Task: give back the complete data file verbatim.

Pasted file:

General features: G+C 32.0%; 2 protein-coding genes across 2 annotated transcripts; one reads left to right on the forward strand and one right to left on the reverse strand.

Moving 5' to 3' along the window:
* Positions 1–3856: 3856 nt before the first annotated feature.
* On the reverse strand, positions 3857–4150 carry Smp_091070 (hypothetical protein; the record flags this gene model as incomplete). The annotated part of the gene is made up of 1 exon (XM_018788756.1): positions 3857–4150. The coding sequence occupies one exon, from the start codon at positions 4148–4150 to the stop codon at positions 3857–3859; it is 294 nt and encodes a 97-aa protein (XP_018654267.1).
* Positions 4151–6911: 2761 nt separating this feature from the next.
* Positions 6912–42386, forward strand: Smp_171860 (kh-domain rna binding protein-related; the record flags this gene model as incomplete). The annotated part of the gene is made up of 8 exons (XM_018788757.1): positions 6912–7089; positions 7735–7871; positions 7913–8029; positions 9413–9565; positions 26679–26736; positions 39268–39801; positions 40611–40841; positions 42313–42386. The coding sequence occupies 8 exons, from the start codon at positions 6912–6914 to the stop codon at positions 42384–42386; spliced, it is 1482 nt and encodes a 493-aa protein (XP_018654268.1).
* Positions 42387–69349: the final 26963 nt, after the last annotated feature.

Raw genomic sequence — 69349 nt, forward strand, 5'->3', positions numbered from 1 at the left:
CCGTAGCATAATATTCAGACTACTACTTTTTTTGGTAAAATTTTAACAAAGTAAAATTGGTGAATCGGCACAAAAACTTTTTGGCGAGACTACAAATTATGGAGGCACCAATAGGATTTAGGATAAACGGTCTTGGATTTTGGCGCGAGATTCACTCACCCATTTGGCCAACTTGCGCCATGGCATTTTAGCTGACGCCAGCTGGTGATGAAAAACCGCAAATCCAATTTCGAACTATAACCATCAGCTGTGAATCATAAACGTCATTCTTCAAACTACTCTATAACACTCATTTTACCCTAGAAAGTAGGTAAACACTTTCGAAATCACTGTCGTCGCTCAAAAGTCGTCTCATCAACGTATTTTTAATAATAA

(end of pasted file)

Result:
General features: G+C 32.0%; 2 protein-coding genes across 2 annotated transcripts; one reads left to right on the forward strand and one right to left on the reverse strand.

Moving 5' to 3' along the window:
* Positions 1–3856: 3856 nt before the first annotated feature.
* On the reverse strand, positions 3857–4150 carry Smp_091070 (hypothetical protein; the record flags this gene model as incomplete). The annotated part of the gene is made up of 1 exon (XM_018788756.1): positions 3857–4150. The coding sequence occupies one exon, from the start codon at positions 4148–4150 to the stop codon at positions 3857–3859; it is 294 nt and encodes a 97-aa protein (XP_018654267.1).
* Positions 4151–6911: 2761 nt separating this feature from the next.
* Positions 6912–42386, forward strand: Smp_171860 (kh-domain rna binding protein-related; the record flags this gene model as incomplete). The annotated part of the gene is made up of 8 exons (XM_018788757.1): positions 6912–7089; positions 7735–7871; positions 7913–8029; positions 9413–9565; positions 26679–26736; positions 39268–39801; positions 40611–40841; positions 42313–42386. The coding sequence occupies 8 exons, from the start codon at positions 6912–6914 to the stop codon at positions 42384–42386; spliced, it is 1482 nt and encodes a 493-aa protein (XP_018654268.1).
* Positions 42387–69349: the final 26963 nt, after the last annotated feature.

Raw genomic sequence — 69349 nt, forward strand, 5'->3', positions numbered from 1 at the left:
CCGTAGCATAATATTCAGACTACTACTTTTTTTGGTAAAATTTTAACAAAGTAAAATTGGTGAATCGGCACAAAAACTTTTTGGCGAGACTACAAATTATGGAGGCACCAATAGGATTTAGGATAAACGGTCTTGGATTTTGGCGCGAGATTCACTCACCCATTTGGCCAACTTGCGCCATGGCATTTTAGCTGACGCCAGCTGGTGATGAAAAACCGCAAATCCAATTTCGAACTATAACCATCAGCTGTGAATCATAAACGTCATTCTTCAAACTACTCTATAACACTCATTTTACCCTAGAAAGTAGGTAAACACTTTCGAAATCACTGTCGTCGCTCAAAAGTCGTCTCATCAACGTATTTTTAATAATAA